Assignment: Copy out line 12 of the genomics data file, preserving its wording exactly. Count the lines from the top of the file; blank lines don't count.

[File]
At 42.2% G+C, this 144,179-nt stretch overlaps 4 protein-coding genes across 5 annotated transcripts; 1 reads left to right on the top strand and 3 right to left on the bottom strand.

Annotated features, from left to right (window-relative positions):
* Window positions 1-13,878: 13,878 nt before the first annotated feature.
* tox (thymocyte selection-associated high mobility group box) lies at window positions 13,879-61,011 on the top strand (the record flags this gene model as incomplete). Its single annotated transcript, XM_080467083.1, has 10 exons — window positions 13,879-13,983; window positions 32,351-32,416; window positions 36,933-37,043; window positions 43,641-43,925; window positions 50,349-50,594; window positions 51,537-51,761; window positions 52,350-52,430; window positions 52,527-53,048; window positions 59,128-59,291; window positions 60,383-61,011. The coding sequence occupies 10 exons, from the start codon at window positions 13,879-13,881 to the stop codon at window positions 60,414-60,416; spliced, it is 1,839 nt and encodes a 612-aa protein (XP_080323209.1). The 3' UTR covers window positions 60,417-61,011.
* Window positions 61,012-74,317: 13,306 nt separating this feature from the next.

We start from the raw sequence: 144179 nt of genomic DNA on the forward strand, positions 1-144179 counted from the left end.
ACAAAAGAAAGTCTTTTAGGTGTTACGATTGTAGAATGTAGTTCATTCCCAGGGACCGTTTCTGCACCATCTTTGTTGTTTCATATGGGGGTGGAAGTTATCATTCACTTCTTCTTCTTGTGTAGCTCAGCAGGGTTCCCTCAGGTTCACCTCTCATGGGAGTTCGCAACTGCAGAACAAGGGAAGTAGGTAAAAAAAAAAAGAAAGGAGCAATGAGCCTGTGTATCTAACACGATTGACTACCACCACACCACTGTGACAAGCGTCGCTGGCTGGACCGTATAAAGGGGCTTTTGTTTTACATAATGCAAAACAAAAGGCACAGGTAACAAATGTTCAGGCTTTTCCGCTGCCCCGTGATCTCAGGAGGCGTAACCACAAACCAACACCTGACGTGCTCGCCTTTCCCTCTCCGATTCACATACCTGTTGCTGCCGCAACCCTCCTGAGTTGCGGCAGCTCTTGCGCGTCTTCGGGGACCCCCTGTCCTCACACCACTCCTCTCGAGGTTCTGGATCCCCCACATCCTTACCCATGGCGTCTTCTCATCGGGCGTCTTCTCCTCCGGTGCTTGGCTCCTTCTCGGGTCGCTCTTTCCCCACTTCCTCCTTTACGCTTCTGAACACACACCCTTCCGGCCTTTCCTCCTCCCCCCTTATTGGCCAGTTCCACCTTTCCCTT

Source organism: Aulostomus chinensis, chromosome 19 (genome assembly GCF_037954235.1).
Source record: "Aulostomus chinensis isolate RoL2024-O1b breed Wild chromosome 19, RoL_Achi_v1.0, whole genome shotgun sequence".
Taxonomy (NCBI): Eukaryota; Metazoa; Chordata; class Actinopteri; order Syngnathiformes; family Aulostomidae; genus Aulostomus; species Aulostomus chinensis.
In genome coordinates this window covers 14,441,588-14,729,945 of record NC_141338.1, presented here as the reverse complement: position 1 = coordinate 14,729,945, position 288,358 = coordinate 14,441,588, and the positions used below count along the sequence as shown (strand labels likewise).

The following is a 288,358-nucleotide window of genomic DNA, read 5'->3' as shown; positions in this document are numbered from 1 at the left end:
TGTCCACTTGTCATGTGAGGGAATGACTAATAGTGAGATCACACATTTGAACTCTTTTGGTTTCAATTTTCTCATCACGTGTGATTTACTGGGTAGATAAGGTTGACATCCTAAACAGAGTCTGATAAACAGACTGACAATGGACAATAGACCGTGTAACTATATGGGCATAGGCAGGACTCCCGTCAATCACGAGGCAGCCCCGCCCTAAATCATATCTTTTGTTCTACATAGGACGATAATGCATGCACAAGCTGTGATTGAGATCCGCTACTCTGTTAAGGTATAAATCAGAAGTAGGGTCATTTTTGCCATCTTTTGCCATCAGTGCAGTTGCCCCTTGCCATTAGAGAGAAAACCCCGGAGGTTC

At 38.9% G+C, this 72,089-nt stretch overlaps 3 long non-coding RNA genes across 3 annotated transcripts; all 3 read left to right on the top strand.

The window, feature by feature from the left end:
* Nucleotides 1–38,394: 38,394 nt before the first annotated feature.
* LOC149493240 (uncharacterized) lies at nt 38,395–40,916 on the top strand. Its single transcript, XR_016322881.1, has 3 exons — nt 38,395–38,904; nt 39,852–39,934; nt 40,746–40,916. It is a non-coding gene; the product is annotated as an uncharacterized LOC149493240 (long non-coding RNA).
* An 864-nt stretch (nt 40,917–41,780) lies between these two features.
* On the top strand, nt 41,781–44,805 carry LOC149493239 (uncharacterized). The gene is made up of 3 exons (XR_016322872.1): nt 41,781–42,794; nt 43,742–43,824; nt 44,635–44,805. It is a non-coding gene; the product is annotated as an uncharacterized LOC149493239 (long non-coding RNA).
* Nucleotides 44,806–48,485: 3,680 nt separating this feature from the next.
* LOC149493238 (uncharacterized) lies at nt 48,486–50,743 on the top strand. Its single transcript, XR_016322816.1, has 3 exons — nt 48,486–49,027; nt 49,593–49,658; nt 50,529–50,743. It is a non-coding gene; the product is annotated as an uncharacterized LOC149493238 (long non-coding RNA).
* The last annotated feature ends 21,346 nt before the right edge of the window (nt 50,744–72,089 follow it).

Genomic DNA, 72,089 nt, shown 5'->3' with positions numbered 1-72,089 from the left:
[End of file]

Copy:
The following is a 288,358-nucleotide window of genomic DNA, read 5'->3' as shown; positions in this document are numbered from 1 at the left end: